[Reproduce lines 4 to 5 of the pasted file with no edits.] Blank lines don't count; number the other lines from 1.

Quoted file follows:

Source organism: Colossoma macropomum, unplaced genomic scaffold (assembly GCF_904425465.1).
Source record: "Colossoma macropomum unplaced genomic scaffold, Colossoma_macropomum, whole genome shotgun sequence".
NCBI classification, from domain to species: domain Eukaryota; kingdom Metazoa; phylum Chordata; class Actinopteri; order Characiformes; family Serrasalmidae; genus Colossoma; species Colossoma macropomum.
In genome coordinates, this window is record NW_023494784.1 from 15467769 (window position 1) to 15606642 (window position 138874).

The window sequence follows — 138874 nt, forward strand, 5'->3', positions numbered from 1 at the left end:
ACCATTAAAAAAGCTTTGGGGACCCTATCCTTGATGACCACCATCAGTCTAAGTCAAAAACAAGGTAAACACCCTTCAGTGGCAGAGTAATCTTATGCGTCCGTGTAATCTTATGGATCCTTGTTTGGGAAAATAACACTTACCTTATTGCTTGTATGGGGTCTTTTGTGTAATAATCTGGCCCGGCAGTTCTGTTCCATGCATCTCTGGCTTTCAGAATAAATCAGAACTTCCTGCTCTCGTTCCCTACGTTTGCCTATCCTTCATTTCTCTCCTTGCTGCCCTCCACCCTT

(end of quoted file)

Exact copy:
In genome coordinates, this window is record NW_023494784.1 from 15467769 (window position 1) to 15606642 (window position 138874).

The window sequence follows — 138874 nt, forward strand, 5'->3', positions numbered from 1 at the left end: